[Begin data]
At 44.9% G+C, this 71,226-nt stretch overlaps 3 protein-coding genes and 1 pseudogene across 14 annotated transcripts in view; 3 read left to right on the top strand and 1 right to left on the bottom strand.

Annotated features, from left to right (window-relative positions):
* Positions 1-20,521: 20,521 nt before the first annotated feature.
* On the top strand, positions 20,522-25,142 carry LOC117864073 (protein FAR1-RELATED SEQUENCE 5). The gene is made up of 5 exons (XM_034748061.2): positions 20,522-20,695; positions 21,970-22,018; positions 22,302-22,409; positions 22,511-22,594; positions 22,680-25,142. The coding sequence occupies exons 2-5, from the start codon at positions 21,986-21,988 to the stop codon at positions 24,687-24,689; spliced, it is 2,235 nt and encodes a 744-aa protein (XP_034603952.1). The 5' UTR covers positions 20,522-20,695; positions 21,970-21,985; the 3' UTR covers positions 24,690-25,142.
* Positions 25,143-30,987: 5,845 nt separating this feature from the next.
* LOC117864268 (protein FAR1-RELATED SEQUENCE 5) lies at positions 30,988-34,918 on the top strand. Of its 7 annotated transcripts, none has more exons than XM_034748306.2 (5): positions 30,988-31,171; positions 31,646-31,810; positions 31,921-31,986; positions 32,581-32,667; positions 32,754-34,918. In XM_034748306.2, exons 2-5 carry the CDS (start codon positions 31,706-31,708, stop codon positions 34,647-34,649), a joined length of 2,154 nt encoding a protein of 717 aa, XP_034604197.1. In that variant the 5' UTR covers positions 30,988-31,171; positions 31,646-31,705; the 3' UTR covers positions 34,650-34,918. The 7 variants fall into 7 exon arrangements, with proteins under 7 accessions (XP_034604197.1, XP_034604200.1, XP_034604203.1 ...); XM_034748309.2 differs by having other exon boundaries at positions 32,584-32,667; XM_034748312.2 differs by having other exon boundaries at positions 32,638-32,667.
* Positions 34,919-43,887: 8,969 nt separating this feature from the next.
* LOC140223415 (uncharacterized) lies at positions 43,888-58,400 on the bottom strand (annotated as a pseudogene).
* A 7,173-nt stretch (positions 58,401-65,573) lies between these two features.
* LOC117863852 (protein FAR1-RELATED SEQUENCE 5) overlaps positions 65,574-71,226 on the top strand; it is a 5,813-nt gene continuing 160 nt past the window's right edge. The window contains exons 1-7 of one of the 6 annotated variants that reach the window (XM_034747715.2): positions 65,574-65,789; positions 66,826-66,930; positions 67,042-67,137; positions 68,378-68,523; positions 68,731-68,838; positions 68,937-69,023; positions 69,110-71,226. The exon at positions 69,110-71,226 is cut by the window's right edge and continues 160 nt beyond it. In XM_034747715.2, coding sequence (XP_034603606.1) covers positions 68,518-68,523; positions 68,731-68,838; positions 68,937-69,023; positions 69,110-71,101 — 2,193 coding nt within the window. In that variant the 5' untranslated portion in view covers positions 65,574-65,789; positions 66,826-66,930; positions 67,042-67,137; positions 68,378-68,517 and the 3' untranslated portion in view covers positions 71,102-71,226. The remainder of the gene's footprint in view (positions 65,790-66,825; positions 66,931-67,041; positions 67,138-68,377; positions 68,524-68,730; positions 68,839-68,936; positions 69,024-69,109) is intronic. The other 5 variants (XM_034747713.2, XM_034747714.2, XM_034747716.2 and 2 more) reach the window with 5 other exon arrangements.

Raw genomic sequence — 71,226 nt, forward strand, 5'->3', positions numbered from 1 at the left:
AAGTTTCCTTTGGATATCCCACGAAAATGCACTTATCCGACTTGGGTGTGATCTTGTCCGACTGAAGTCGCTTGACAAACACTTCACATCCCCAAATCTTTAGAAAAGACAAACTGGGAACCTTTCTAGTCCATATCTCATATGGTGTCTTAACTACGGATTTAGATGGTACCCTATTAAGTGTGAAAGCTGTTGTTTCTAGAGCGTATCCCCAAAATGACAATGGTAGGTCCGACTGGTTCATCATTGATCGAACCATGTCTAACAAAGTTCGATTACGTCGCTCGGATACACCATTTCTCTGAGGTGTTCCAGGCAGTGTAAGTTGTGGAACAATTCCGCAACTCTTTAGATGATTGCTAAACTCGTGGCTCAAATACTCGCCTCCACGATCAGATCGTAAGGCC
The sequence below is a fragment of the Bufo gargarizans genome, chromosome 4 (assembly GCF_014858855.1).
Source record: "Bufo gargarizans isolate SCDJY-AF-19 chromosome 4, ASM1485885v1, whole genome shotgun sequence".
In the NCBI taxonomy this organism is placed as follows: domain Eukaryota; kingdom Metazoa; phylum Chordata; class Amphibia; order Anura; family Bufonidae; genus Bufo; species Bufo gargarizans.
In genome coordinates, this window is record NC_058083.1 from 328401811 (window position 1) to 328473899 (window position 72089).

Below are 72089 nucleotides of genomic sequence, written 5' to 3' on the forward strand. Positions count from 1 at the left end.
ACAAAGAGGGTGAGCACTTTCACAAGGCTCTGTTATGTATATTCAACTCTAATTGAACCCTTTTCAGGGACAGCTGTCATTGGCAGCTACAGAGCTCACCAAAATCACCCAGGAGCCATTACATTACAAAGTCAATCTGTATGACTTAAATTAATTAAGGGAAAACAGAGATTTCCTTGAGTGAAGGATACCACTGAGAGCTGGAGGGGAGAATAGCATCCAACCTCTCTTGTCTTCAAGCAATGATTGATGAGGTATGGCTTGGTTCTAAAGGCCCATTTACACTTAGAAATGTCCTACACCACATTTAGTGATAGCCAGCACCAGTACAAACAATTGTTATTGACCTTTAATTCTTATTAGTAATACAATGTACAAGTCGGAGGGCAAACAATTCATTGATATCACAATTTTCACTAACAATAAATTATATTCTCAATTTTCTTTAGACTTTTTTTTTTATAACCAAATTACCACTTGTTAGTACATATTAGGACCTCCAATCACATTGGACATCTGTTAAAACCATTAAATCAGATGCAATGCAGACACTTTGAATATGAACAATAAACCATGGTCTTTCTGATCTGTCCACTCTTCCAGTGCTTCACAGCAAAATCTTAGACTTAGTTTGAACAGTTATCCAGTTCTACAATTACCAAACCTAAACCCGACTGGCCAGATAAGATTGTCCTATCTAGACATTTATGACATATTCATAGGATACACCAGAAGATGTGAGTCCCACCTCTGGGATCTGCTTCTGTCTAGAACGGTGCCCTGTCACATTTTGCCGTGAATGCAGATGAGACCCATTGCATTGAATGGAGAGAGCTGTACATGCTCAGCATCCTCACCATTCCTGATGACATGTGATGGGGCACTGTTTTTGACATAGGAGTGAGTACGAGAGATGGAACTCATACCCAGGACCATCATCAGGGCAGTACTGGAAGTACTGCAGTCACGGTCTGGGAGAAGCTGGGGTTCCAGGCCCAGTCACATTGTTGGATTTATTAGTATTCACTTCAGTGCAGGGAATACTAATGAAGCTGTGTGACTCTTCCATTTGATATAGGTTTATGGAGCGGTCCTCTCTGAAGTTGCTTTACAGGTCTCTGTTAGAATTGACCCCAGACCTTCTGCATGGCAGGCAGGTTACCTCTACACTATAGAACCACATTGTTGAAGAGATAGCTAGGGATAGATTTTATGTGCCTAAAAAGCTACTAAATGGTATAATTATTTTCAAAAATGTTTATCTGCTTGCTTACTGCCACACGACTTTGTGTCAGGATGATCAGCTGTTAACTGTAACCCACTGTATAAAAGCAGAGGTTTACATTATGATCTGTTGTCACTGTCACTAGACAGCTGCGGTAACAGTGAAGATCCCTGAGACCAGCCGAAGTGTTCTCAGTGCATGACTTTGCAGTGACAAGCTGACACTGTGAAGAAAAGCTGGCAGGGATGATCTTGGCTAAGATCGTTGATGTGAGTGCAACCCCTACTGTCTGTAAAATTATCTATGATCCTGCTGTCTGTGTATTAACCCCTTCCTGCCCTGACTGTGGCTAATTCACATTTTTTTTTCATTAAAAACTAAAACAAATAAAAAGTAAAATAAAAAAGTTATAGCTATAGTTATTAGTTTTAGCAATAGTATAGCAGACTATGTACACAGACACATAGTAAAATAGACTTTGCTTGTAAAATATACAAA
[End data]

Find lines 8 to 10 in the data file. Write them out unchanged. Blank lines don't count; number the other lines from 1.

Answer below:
* LOC140223415 (uncharacterized) lies at positions 43,888-58,400 on the bottom strand (annotated as a pseudogene).
* A 7,173-nt stretch (positions 58,401-65,573) lies between these two features.
* LOC117863852 (protein FAR1-RELATED SEQUENCE 5) overlaps positions 65,574-71,226 on the top strand; it is a 5,813-nt gene continuing 160 nt past the window's right edge. The window contains exons 1-7 of one of the 6 annotated variants that reach the window (XM_034747715.2): positions 65,574-65,789; positions 66,826-66,930; positions 67,042-67,137; positions 68,378-68,523; positions 68,731-68,838; positions 68,937-69,023; positions 69,110-71,226. The exon at positions 69,110-71,226 is cut by the window's right edge and continues 160 nt beyond it. In XM_034747715.2, coding sequence (XP_034603606.1) covers positions 68,518-68,523; positions 68,731-68,838; positions 68,937-69,023; positions 69,110-71,101 — 2,193 coding nt within the window. In that variant the 5' untranslated portion in view covers positions 65,574-65,789; positions 66,826-66,930; positions 67,042-67,137; positions 68,378-68,517 and the 3' untranslated portion in view covers positions 71,102-71,226. The remainder of the gene's footprint in view (positions 65,790-66,825; positions 66,931-67,041; positions 67,138-68,377; positions 68,524-68,730; positions 68,839-68,936; positions 69,024-69,109) is intronic. The other 5 variants (XM_034747713.2, XM_034747714.2, XM_034747716.2 and 2 more) reach the window with 5 other exon arrangements.